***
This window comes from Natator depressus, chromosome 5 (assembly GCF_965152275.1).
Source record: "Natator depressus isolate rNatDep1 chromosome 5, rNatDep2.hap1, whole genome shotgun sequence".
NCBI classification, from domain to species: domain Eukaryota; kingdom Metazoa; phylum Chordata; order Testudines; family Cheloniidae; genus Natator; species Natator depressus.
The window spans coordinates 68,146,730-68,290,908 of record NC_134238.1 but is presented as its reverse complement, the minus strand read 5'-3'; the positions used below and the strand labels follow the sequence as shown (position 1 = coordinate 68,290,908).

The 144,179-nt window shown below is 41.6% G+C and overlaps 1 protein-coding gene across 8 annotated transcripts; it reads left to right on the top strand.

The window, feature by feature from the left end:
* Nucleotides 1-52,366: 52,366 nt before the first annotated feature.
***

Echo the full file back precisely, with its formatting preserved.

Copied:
This window comes from Natator depressus, chromosome 5 (assembly GCF_965152275.1).
Source record: "Natator depressus isolate rNatDep1 chromosome 5, rNatDep2.hap1, whole genome shotgun sequence".
NCBI classification, from domain to species: domain Eukaryota; kingdom Metazoa; phylum Chordata; order Testudines; family Cheloniidae; genus Natator; species Natator depressus.
The window spans coordinates 68,146,730-68,290,908 of record NC_134238.1 but is presented as its reverse complement, the minus strand read 5'-3'; the positions used below and the strand labels follow the sequence as shown (position 1 = coordinate 68,290,908).

The 144,179-nt window shown below is 41.6% G+C and overlaps 1 protein-coding gene across 8 annotated transcripts; it reads left to right on the top strand.

The window, feature by feature from the left end:
* Nucleotides 1-52,366: 52,366 nt before the first annotated feature.